A Bunch of Sparrows was published in the Spring 2020 issue of Christian Living in the Mature Years. The magazine has accepted three more of my articles for publication in future issues. I will post them as they are published.
Read the article below!
Our yard is a year-round bird buffet, thanks to my husband. There’s suet for woodpeckers, Niger seed for finches, mixed seed, suitable for many kinds of birds and sugar water for hummingbirds. He even designed a heated fountain/bird bath so birds can stay hydrated in winter. All these props and provisions set the stage for avian entertainment outside our kitchen window.
“Anything interesting out there?” my husband asked as he peered out the window one morning. “Just a bunch of sparrows, “I replied. After taking a closer look, he said “Actually, there are several kinds of sparrows under the clothesline. Most of them are House sparrows, but I see a few White Crowned sparrows and a Harris sparrow. Harris sparrows are rare around here.”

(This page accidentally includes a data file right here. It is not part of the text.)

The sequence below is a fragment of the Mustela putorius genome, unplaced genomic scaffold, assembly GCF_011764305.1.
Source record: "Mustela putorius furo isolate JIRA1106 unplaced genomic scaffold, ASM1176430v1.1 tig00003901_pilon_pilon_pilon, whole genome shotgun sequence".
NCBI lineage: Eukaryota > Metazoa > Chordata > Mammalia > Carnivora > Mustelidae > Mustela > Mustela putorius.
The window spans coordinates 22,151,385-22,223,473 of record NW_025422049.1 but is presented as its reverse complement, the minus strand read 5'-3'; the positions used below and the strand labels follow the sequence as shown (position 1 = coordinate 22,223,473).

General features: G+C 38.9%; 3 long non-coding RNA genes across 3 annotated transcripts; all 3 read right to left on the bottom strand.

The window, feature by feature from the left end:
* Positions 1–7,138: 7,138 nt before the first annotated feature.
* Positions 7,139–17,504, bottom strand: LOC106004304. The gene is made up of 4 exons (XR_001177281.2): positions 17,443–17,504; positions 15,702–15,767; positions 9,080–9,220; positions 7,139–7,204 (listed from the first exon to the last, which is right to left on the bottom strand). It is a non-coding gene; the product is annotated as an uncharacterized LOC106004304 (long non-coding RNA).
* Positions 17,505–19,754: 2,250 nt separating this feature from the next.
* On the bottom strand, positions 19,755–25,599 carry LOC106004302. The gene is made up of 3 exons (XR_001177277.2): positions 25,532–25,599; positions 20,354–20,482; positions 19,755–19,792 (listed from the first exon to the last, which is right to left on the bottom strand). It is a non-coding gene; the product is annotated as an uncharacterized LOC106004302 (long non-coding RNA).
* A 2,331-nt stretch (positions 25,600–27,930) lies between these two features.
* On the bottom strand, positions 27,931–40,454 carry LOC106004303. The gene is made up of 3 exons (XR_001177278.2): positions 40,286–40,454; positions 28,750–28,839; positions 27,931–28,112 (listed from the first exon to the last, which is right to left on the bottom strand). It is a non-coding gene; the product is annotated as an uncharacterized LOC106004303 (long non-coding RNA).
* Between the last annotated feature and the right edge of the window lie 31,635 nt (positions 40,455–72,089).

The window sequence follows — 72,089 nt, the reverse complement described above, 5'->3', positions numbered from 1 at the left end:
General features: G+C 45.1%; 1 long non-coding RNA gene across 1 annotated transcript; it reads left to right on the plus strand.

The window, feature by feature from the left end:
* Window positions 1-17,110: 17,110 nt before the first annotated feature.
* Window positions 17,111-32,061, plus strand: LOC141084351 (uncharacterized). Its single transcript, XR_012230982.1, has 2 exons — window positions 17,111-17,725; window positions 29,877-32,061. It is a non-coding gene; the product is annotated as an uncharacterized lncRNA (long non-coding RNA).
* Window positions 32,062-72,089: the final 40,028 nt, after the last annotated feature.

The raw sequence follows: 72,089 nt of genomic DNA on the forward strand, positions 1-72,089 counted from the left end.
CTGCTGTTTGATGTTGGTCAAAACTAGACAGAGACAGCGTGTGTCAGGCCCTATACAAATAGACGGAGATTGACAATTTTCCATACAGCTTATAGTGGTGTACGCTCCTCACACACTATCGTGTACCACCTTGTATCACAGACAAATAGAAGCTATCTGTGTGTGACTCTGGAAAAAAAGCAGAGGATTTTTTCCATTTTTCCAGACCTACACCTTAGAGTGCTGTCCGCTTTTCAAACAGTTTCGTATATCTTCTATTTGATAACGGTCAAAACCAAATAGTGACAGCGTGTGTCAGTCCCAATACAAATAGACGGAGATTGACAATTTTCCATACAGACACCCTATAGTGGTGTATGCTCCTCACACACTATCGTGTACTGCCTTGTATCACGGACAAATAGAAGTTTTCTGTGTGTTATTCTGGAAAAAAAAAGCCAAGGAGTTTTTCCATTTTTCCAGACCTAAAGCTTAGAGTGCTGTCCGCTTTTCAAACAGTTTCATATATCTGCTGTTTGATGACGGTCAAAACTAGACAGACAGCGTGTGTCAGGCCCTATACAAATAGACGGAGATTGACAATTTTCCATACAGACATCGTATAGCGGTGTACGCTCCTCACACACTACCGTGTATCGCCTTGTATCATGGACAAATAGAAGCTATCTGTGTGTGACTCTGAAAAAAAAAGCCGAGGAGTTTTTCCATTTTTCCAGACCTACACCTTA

He grabbed his copy of Roger Tory Peterson’s A Field Guide to the Birds East of the Rockies and returned to the window. I followed, with interest. “Here is the White Crowned sparrow,” he said, pointing to a handsome bird with bold black and white stripes on its head. “This is the Harris sparrow,” he continued, indicating a bird with a glossy black head and a body streaked with black, white and brown.
While watching sparrows in the yard, and perusing the twelve pages of drawings and descriptions in the field guide, I decided that sparrows are just as interesting as cardinals or finches. Their markings identify them by kind and sex. Their behaviors display their individuality. No two are exactly alike. Each is a unique and valuable part of creation.
“Aren’t five sparrows sold for two coins? Yet not one of them is overlooked by God.” Luke 12:6 CEB